Why Grow?

Manila is a vibrant, insane and real city.  It can be a struggle to find green spaces to rest the eye and calm the mind.  I started gardening here when I moved into a big house with outside space in 2013.  Gardening is constant and pleasurable work.  It is a respite and a privilege to have a patch of green amid the concrete.  My garden is not perfect and sometimes things die of neglect.  Gardening is a process of manifestation, of reconciling growth with decay.  Growing food is a dream of mine, only marginally manifested, you could say…

This section of the blog tracks my garden, my neighbours’ gardens, land and farmer issues, and the budding community of farmer-eaters in Manila.

Why Islands?

The Philippines is a collection of islands, an archipelago of diverse customs, landscapes and histories.  I have learned SO much from visiting and working in island environments.  I wish to dedicate a section of this blog to island transformations and transitions.

While much can be said about the dire situation of our islands –including tenurial and land use issues, water shortage, improper waste management, poverty and inequality, illegal and destructive fishing, worsening storms and poor tourism planning–  there are also grassroots, people-oriented, and ecologically sustainable initiatives already dreaming and manifesting the world we want to live in.

We need to communicate, to conspire (“breathe together!”) to turn the tide.  After all, an island is not an island without the vast ocean that connects and inspires change.

About my journey

In this blog I share my journey as a Filipina-Canadian living in the Philippines as a yoga teacher, as an environmentalist and as an activist-scholar.  Since I moved to the Philippines in 2011, I have learned and am learning still the complexities of life in the Third World.  It is not simply chaos and poverty.  It is also not simply beaches and beautiful views.  The issues affecting the Philippines are urgent, and also deeply historical, contextual, geographical.

I feel hopeful that many others in the diaspora, are choosing to become involved the Philippines, through exposures with human rights organizations, through fellowship programs like Kaya Collaborative, through fundraising for communities in need, and through the family and community ties that continue to bring us in as tourists and volunteers.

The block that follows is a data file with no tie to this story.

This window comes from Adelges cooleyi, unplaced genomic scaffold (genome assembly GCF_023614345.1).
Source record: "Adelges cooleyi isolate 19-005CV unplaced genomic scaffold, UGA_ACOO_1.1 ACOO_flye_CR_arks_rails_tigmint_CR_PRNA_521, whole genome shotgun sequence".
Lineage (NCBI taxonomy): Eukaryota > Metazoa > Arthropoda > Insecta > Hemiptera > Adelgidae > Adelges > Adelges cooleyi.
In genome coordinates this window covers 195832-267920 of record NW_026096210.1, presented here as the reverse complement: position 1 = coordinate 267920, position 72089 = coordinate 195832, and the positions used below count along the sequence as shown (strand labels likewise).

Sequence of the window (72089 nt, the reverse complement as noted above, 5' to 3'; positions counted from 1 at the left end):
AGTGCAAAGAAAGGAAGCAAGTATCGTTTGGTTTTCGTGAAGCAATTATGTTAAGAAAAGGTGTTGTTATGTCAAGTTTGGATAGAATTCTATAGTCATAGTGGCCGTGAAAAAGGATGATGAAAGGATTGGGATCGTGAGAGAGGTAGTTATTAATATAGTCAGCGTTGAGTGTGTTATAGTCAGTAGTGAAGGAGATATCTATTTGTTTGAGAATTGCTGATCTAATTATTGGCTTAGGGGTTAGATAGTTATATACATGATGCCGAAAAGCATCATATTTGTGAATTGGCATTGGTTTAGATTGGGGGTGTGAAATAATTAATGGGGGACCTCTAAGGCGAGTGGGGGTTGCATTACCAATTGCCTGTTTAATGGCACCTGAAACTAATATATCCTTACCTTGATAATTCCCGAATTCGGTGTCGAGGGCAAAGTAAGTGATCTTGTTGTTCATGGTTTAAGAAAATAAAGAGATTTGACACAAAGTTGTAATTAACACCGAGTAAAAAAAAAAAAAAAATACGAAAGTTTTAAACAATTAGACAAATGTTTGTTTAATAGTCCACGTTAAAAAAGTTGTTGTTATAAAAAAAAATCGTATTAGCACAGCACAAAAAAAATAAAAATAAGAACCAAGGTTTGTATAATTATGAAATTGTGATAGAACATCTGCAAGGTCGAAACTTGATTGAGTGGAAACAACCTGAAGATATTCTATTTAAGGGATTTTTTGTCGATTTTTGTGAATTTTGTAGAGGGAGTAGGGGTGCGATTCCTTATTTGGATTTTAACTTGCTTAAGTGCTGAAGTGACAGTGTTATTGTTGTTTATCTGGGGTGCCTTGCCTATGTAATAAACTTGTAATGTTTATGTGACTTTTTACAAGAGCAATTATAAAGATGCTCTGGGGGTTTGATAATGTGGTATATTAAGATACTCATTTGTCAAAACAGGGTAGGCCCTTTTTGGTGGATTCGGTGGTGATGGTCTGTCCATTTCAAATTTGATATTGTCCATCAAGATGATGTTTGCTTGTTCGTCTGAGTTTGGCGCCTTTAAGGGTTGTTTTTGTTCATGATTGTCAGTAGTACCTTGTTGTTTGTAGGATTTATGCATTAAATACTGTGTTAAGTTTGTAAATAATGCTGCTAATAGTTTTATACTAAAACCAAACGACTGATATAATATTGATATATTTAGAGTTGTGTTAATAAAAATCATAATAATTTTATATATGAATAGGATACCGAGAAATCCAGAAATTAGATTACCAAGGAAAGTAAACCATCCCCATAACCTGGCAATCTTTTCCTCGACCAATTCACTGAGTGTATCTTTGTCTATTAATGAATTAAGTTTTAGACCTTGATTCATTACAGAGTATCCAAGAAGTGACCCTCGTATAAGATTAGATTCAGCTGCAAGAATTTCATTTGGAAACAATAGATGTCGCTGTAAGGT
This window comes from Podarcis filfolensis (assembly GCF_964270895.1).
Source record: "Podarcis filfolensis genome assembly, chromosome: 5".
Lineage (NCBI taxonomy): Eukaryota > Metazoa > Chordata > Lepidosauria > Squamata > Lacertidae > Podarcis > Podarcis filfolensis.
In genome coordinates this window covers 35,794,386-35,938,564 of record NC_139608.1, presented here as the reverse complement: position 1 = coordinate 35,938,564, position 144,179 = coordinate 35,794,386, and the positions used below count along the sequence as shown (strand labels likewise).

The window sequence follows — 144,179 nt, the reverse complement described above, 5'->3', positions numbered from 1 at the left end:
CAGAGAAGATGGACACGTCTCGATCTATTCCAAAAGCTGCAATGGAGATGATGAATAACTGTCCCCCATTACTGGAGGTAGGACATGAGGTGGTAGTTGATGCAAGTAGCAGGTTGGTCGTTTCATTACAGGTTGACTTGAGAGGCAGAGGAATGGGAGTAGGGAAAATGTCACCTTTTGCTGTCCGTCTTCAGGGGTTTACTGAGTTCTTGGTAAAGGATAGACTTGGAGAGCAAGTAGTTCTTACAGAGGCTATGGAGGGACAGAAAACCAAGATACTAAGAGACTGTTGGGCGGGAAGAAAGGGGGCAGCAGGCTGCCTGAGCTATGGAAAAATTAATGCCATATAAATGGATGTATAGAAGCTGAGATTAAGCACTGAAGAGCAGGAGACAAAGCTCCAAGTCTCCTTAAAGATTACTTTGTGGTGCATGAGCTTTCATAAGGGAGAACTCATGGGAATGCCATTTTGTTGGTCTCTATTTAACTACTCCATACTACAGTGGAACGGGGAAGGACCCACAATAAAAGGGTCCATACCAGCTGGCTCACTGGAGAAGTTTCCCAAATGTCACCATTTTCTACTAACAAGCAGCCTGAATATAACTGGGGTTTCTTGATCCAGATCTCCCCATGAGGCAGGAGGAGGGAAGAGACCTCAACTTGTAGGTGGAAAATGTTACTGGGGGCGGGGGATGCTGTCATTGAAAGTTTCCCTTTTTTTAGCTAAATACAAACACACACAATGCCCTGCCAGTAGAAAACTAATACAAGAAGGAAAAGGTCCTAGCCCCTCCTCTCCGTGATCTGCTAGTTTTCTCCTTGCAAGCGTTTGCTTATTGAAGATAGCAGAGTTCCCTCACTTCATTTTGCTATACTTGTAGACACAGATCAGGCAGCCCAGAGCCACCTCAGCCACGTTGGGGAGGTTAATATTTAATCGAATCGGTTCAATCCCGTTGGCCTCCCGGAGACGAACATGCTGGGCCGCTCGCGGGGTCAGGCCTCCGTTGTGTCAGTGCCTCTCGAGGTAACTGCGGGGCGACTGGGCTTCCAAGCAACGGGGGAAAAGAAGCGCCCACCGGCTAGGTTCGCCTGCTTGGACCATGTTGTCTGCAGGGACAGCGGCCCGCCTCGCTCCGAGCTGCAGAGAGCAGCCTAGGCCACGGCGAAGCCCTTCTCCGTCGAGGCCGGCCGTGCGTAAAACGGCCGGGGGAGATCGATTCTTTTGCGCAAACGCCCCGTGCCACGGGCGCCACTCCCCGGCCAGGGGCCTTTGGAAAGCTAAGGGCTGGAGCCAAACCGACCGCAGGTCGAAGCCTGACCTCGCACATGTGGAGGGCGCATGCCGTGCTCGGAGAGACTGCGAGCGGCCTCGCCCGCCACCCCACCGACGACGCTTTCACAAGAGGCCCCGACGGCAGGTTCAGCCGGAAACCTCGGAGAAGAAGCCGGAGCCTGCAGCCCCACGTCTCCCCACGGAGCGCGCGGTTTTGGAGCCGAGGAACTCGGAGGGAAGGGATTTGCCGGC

At the same time, I feel there is so much more to do, to really channel this outsider energy for lasting social change.  As the director of TIGRA, I was working on this issue of “diaspora and development” through our project in Bantayan Island after Typhoon Haiyan, and through our involvement at the pre-departure orientation seminars for US-bound Filipinos.  But within TIGRA there has been a slow downshift in the last two years spurred by funding deficits.  I had to shift as well.

I thought about moving back to Canada or the US.  I thought about pursuing a PhD.  I thought about working for another non-profit, non-government organization.  I thought about getting a job that pays good money.

And then I realized that I wanted to stay in the Philippines.  And to stay on my own terms.

I got certified to teach yoga, a passion of mine for more than a decade.  I got by with my savings and started teaching in May 2015.  And then last August I got a Canadian-based research job for the ATE project, in line with my work experience.

I’m still at a crossroads, trying to forge a pathway that makes me happy and supports the work that is mine to do.  This work involves a deep commitment to environmental sustainability, to solidarity with those that are historically marginalized, to principles of equity and shared power, and to what brings me joy.   So far, I feel glad to have made that decision to stay.  And blessed by the community of friends and family that have supported me to go out on a limb!

 

A journey starts and ends with a deep curiosity; It takes us out on a limb, to the islands of the heart, to the seeds sown by our grandmother, to the places that call us stranger and family, both.

In this blog I share my journey as a Filipina-Canadian living in the Philippines as a yoga teacher, as an environmentalist and as an activist-scholar.  Since I moved to the Philippines in 2011, I have learned and am learning still the complexities of life in the Third World.  It is not simply chaos and poverty.  It is also not simply beaches and beautiful views.  The issues affecting the Philippines are urgent, and also deeply historical, contextual, geographical.

As part of my journey, I want to organize my thoughts in a way that connects with others who wish to experience the Philippines in its complexity.  If that’s you, please get in touch!  Thanks for reading. Welcome!